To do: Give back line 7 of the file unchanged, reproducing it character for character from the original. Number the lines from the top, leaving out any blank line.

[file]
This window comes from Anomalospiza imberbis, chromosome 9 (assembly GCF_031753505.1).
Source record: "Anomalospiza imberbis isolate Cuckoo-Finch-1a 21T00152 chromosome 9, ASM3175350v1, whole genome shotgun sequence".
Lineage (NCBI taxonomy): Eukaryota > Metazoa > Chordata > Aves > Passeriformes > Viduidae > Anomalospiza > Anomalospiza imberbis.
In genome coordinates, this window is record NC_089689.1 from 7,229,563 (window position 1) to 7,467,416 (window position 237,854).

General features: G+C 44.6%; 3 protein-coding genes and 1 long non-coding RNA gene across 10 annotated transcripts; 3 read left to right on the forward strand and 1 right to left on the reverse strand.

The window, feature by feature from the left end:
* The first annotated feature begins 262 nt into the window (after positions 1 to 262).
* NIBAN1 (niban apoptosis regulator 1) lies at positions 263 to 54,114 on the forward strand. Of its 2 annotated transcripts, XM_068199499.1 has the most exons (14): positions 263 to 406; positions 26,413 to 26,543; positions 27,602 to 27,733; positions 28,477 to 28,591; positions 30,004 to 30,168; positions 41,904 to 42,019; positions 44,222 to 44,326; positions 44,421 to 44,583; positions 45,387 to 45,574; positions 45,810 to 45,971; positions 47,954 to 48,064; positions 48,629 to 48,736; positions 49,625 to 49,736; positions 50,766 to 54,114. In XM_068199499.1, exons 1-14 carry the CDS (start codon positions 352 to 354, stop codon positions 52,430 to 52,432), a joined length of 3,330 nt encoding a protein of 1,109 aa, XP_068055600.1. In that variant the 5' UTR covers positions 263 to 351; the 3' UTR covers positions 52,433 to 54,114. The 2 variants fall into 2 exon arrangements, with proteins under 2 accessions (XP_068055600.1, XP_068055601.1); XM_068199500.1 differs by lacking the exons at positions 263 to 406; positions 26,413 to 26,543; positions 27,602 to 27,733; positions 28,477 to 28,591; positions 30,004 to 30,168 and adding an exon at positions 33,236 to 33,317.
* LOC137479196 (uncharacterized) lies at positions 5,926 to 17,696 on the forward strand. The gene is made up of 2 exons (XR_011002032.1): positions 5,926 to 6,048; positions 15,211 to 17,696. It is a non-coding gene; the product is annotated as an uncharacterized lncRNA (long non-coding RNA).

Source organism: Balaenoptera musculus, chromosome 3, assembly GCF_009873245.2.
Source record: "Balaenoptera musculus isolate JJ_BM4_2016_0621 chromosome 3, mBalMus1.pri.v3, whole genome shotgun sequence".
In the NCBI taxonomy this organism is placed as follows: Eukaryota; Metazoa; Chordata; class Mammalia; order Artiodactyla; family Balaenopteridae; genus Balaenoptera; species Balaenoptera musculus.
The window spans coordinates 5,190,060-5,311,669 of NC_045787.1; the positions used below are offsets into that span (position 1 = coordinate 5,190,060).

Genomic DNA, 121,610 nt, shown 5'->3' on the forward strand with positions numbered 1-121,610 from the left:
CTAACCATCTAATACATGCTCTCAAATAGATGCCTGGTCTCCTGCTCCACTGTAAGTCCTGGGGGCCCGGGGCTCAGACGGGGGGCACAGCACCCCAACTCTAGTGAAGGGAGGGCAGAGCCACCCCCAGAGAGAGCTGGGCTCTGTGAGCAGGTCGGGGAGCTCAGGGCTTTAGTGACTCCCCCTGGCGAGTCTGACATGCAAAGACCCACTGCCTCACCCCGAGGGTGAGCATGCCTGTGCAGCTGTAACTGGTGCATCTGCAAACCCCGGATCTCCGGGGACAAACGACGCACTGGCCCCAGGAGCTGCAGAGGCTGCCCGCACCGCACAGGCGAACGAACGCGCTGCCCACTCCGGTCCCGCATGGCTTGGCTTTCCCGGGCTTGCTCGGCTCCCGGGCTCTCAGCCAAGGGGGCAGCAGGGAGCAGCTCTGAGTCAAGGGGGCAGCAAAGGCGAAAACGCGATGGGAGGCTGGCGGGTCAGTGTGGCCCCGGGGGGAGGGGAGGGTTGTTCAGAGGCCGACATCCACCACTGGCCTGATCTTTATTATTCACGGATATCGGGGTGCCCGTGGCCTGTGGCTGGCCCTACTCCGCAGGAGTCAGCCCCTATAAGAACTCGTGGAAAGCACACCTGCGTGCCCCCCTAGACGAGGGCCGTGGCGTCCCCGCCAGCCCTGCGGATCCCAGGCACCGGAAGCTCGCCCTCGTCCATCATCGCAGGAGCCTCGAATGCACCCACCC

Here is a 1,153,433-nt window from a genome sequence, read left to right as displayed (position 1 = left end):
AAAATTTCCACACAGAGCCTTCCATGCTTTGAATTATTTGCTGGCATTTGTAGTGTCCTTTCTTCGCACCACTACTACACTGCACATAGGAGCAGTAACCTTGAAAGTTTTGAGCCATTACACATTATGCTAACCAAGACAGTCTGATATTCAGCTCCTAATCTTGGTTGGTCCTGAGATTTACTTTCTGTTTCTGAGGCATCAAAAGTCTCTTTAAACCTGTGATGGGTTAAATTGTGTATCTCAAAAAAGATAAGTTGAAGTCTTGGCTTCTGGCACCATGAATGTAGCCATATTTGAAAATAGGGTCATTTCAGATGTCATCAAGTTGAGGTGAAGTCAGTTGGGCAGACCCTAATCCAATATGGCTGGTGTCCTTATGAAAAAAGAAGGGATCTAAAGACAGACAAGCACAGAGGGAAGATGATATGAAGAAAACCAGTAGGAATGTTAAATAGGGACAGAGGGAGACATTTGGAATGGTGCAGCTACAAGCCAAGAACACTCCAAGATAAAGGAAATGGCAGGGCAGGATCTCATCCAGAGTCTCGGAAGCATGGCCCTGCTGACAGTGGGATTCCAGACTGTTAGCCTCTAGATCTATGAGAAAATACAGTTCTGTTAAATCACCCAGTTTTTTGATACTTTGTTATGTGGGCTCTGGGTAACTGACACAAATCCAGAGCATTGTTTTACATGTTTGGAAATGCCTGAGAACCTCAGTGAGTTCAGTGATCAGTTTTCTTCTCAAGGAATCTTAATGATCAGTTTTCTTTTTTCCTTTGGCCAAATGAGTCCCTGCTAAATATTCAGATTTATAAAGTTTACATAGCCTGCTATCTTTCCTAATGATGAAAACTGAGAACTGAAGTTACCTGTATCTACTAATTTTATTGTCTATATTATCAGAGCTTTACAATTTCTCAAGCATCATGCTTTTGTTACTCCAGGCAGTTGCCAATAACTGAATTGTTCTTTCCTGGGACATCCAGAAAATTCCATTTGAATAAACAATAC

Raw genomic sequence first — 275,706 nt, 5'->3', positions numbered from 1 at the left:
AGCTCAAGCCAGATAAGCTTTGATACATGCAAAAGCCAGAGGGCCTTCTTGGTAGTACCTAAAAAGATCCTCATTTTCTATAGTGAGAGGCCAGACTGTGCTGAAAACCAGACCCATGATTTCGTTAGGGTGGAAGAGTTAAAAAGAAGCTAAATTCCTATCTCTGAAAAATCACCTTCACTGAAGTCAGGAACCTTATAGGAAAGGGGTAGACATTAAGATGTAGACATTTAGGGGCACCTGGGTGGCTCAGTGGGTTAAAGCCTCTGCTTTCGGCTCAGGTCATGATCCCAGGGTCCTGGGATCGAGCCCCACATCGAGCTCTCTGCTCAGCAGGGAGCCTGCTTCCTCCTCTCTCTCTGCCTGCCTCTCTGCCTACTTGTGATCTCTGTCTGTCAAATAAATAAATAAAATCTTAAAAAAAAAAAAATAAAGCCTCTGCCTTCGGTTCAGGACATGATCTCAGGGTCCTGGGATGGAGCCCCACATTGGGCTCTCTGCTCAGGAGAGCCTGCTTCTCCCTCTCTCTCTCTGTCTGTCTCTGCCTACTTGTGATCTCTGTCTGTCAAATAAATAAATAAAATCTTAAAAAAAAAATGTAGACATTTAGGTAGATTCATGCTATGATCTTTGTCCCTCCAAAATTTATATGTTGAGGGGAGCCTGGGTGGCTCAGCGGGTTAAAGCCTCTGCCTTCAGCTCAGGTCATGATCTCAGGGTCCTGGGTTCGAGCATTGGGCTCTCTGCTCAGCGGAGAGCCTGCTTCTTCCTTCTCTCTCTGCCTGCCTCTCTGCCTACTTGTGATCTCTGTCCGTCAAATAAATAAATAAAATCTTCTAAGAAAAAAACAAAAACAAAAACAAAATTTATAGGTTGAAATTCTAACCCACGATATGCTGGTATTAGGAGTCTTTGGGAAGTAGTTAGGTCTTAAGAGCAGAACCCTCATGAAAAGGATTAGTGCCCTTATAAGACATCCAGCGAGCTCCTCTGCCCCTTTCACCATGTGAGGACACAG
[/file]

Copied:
* The first annotated feature begins 262 nt into the window (after positions 1 to 262).